Obviously, there are other recommendations, other thoughts that comes to me in terms of you need to repair technology, you need to come up with better products, you need to reduce the carbon calibrations, et. al. I’m pretty sure that’s happening, but I saw that these three things could really amplify those efforts and really project those efforts in the good sense.

I think every occupant must understand the role of concrete in a building and how the concrete is helping them to achieve the sustainable goals or the ESG goals, or for that matter, the decarbonation goals of the building. You eventually build a better tool at construction process. I think those are three thoughts that came to me as coming into the process.

Gregg Lewis:
You sort of answered the next question there with your third point and the challenge. I think the concrete industry continues to have are some of the misconceptions, right?

Mahesh Ramanujam:
Correct.

Gregg Lewis:
People have these ideas that aren’t necessarily founded in understanding what the latest technologies are and how the industry is, in fact, innovating at the U.S. Green Building Council before. Since then, I’m curious about what you’ve seen about some of these misconceptions as it relates to concrete and sustainability in green buildings.

Mahesh Ramanujam:
I think the single largest one is that the carbonated steel. It is not environmental-friendly and it’s a thing that goes into the building and we don’t have a substitute for it. It’s a very, very simple thing to say, but that’s a big misconception, particularly after talking to you, it became even more clearer than ever. Even for a person like me, it’s a little bit distant.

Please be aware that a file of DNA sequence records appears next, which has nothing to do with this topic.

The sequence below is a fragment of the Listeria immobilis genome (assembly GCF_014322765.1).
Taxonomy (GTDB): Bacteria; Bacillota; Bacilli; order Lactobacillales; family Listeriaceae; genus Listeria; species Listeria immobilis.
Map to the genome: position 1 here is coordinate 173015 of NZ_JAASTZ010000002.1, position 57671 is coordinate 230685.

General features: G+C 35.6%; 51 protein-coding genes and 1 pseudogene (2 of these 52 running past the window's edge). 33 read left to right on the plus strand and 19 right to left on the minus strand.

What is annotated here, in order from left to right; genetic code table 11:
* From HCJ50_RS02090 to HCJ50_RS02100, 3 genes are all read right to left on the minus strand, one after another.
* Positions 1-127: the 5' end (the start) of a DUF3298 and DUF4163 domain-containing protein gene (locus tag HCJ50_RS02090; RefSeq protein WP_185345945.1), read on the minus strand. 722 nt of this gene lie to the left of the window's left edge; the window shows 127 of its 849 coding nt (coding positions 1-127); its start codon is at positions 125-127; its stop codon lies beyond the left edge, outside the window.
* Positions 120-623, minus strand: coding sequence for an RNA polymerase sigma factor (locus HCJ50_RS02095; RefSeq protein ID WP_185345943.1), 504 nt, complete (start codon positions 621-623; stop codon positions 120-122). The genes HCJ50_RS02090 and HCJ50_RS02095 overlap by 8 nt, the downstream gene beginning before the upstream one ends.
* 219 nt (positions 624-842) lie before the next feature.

You already talked about buildings don’t connect with people, but people connect with buildings. When we say that, I don’t think people connect with concrete, right? We need to bring that because historically that’s where we were before 30 years ago because that technology didn’t exist, the motivation didn’t exist. Importantly leaders, like you are challenging the industry to think from a clarity point. That innovation has happened. Now we had to play catch-up on making people understand it. Importantly, we need to reset the timeline. The way to to bring the next generation leaders and have them talk about and have them get excited about having a career in it. Everybody you talk to now wants to be a programmer. I’m like, okay, why not have a career in concrete? Why not? You should. [inaudible 00:38:43]. That’s a misconception, but also the remedy we can follow.

Gregg Lewis: